In principle the treaty followed the papal bull issued in 1493 by Pope Alexander VI, which fixed the demarcation line along a circle passing 100 leagues W of the Cape Verde Islands and through the two poles. Settlement east of the treaty line expanded to encompass the modern-day Portuguese-speaking country of Brazil. The official language of many countries west of the line is Spanish.

Treaty of Tordesillas
Between Spain and Portugal


Prior to Columbus, Portugal had been the country most involved in exploration. Portugal had been sending expeditions for several decades, on missions to explore the African coast and seek out a sea-route to the Indies. As a result, Portugal was the dominant maritime power in the Atlantic. However, with Columbus' voyage westwards claiming the New World on behalf of Spain, an agreement was needed between the two countries to determine who had rights to which territories. Spain wanted to secure its claims to the New World, while Portugal wanted to protect its efforts to exploring a route around Africa to Asia.

World Map, 1494
World Map, 1494
(Dark area later actually controlled by Spain)

Spain and Portugal were the two major Catholic powers of the time, and the prospect of a dispute between them was of great concern to Church authorities. Pope Alexander IV reacted quickly, issuing a decree on May 4, 1493 which established a boundary line running north to south through the mid-Atlantic, 100 leagues (about 320 mi. or 480 km) from the Cape Verde islands. Spain was granted possession of the unclaimed territories west of the line (ie. the New World), while Portugal was granted possession of unclaimed territories east of the line (ie. Africa and Asia). However, following Portuguese dissatisfaction with this arrangement, the line was shifted to 370 leagues (1,180 mi., 1,770 km) west of the Cape Verde islands before the agreement was formally ratified by both nations at a signing in the town of Tordesillas (Spain) in June 1494.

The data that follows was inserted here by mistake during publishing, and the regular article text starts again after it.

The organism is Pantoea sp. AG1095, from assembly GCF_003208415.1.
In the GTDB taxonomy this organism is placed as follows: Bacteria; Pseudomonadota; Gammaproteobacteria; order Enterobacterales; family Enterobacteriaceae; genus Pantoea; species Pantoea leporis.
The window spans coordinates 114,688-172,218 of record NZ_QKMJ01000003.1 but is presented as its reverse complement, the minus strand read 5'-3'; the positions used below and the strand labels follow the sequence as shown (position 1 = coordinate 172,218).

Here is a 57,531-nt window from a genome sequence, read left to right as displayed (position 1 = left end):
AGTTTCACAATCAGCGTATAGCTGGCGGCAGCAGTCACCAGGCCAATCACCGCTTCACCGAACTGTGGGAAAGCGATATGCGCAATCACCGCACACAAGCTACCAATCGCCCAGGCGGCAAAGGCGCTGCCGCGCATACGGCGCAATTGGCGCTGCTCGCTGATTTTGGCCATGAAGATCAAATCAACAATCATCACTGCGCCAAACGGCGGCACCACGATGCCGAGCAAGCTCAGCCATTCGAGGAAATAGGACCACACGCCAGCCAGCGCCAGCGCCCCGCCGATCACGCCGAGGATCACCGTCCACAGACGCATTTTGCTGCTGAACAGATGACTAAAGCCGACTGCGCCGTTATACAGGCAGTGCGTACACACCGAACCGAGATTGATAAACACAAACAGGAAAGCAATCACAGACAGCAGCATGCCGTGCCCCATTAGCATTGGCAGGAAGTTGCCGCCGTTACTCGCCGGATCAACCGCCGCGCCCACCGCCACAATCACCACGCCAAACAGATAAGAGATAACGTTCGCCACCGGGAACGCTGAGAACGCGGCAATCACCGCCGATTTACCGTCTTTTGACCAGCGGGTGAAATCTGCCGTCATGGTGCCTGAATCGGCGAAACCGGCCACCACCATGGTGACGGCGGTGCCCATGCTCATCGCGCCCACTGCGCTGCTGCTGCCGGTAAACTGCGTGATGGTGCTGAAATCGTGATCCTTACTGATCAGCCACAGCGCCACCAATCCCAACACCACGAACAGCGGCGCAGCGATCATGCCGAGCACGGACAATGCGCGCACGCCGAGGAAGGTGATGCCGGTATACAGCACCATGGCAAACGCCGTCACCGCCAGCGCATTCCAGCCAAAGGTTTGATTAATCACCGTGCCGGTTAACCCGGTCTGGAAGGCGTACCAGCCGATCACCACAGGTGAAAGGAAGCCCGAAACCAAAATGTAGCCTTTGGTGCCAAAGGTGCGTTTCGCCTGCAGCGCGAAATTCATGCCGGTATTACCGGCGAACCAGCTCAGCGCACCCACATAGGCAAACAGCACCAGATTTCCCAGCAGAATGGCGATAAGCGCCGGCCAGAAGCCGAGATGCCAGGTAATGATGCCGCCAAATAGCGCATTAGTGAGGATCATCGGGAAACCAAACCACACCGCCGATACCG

At the time that the treaty was negotiated, only a very small area of the New World had actually been explored. Because no-one had yet sailed along the coastline of South America, no-one realized that a portion of South America stuck out past the boundary line and into the Portuguese zone – giving Portugal a foothold in the western tip of Brazil.

Unfortunately, the exact position of the boundary line was unclear. Was the 370 leagues to be measured from the eastern side of the Cape Verde islands, or the western side (a difference of 60 leagues, 193 mi., 290 km). Alternatively, the starting point might not have been the Cape Verde islands, but instead could have referred to Capo Verde on Africa's western coast. To complicate matters even more, a measurement of a league differed in different countries – Portuguese leagues were different from Spanish leagues, and were different again from English or French leagues. Portuguese légua de maritima (maritime leagues) were only half as long as légua de sesmaria (land leagues), and the measures changed yet again depending on whether you were using Old Portuguese leagues or New Portuguese leagues. As a result, no-one really knew where the boundary line was.

As the Portuguese presence in Brazil increased, the boundary line defined by the Treaty was generally ignored by Portuguese explorers and settlers, who eventually extended Portuguese territory to include all of modern-day Brazil (almost half of the South American continent).

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